Of the 13 requests completed in 2016–2017, exemptions were applied pursuant to the Act on six requests.  If three different exemptions were applied to a request, one exemption under each relevant section would be reported for a total of three; however, if the same exemption was claimed several times in the same request it is captured only once in the statistics.  Exemptions were invoked on these requests included the following sub-sections:

  • 13(1)(c) – information obtained in confidence from a provincial government
  • 14(a) – federal-provincial consultations or deliberations
  • 16(2)(c) – security of communications systems
  • 19(1) – personal information
  • 20(1)(b) – information obtained in confidence from a third party
  • 20(1)(c) – information that could result financial loss or prejudice competitive position of a third party
  • 20(1)(d) – information that could interfere with contractual or other negotiations of a third party
  • 21(1)(a) – advice and recommendations to government
  • 21(1)(b) – consultations and deliberations of government

Section 21(1) was the most utilized exemption during the reporting period, having been applied to five requests.  Section 20(1) was applied to four requests.

The Act does not apply to certain materials such as published material pursuant to Section 68 or confidences of the Queen’s Privy Council pursuant to Section 69.   WD did not invoke either section during this reporting period.


Other Government Department Consultations

In 2016-2017, WD received 29 consultations in total from other federal departments, and 1 from another level of government, for a total of 30.  This is a 30 percent increase from 2015-2016.

  • WD recommended full disclosure of information pertaining to our department on 24 consultation requests.  This included nine courtesy notices which WD reviews for due diligence purposes.
  • WD recommended partial disclosure of information pertaining to our department on six consultation requests.
  • Fifty percent of the consultations were received from Innovation, Science and Economic Development Canada, and the majority of these related to lists of briefing notes prepared for Minister Bains or other senior departmental officials.
  • In total, WD reviewed 1,411 pages.  This was an increase on 727 percent in records reviewed from 2015-2016.
  • WD responded to 93 per cent of the consultations (28) within 7 days or less, and the remaining 6 per cent of the consultations (2) within 20 days.

The accompanying chart shows the comparison of number of pages reviewed as part of the consultation process by WD over the past five years.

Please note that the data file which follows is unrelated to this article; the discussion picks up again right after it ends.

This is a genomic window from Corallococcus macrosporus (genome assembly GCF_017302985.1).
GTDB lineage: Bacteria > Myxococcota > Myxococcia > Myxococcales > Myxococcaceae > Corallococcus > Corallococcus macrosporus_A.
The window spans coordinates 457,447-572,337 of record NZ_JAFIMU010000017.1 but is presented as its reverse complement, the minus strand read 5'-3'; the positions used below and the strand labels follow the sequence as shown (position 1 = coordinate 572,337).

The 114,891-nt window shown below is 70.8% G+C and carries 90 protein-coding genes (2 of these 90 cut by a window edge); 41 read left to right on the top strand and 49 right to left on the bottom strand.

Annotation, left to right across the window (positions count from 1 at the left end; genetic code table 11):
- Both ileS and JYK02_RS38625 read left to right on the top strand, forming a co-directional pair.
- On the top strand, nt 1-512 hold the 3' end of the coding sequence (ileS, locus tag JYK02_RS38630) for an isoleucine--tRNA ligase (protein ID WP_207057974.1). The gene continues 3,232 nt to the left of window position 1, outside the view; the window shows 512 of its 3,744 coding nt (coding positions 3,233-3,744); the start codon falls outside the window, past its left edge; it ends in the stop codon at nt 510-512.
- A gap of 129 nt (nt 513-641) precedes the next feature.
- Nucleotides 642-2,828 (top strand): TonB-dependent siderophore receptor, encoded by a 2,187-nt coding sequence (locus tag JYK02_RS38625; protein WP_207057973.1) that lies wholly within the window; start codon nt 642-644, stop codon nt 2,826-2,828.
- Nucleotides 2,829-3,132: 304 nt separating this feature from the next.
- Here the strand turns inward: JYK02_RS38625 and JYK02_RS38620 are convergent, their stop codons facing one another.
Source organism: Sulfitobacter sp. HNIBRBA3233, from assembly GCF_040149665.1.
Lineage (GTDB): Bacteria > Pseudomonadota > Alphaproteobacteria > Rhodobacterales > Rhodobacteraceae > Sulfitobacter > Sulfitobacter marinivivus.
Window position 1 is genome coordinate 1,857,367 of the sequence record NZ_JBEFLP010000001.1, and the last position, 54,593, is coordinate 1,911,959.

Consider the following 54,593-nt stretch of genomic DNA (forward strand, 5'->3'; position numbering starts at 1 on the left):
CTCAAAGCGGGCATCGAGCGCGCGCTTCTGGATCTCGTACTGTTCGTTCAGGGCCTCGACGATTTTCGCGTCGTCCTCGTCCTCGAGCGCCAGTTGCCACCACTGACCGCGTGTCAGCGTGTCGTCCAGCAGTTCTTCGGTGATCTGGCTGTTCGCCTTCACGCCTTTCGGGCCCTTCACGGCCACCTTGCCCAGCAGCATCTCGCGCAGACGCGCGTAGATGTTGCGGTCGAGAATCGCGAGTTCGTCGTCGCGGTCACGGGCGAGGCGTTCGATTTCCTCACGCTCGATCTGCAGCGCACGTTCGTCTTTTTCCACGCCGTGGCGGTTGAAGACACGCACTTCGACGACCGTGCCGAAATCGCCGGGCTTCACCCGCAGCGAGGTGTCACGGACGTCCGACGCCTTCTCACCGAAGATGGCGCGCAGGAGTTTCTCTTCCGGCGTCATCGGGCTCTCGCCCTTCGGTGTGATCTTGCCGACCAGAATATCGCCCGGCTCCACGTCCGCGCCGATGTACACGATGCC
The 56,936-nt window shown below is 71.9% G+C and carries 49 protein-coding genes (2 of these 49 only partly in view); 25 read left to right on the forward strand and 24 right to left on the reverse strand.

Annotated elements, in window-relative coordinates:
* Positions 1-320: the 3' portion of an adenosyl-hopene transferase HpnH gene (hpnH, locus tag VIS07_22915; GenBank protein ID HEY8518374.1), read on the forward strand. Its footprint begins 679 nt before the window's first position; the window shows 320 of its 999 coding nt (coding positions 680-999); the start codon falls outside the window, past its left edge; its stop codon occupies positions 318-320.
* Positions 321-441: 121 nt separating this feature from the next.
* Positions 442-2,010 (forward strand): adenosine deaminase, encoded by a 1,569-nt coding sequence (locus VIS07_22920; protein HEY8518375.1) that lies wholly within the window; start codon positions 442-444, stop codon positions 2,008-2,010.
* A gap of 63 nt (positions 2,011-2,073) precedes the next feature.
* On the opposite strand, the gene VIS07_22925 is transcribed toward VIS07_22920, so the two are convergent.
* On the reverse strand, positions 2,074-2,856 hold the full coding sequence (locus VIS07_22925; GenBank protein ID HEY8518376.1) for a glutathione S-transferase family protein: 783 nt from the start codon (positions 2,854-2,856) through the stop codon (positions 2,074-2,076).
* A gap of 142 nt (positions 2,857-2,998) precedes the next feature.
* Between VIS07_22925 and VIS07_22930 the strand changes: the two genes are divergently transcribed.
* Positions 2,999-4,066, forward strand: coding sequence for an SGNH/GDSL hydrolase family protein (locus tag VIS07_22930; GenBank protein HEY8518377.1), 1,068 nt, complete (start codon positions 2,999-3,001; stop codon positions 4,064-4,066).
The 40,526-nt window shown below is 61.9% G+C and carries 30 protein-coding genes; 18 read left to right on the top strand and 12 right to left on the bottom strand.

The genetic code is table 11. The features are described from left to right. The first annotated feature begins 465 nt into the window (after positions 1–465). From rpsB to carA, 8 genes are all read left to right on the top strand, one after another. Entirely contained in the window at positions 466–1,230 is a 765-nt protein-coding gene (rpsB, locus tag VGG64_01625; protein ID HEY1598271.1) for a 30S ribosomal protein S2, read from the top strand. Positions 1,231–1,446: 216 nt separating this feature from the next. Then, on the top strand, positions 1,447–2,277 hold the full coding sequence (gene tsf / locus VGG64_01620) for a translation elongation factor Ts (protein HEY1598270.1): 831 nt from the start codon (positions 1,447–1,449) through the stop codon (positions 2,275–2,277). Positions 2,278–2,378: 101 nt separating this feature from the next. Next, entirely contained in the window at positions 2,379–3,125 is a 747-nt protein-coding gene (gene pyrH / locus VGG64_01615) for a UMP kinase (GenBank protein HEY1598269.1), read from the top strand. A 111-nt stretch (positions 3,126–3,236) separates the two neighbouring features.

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Complaints, Audits and Investigations

WD received one complaint pursuant to the Access to Information Act in 2016-2017, and it remains ongoing in 2017-2018.  This complaint deals with records of a third party which have been deemed to be under the department’s control.

There were no audits undertaken or concluded during the reporting period.  Further, there were no appeals or applications submitted to the Federal Court.


Fees Collected

WD collected $75 in Access to Information application fees during this reporting period.  During the same period, the department waived application fees totalling $10.


Operational Costs Associatied with Administering the Act

WD’s cost for administrating the Access to Information Act in the ATIP Unit include a portion of the ATIP Coordinator’s and Deputy ATIP Coordinator’s salaries, and 60 percent of the ATIP Officer’s salary (a total of .82 FTE/year).  Other costs pertaining to goods and services, including professional services contracts and other expenses, including the ATIP case management system licensing and maintenance, supplies, and ATIP unit travel and training, are reported in the annual statistical report (see Annex A).  The total cost reported was $81,842.

Additional costs, which incorporate estimates for other departmental officials to retrieve, review and make recommendations concerning records responding to access requests, information technology support, and translation of staff awareness materials and access-related documents totalled $7,112 in 2016-2017.  These costs are not all captured in the statistical report, but provide a more complete picture of the overall cost of $88,954 to the department to administer all aspects of its activities related to the Access to Information Act.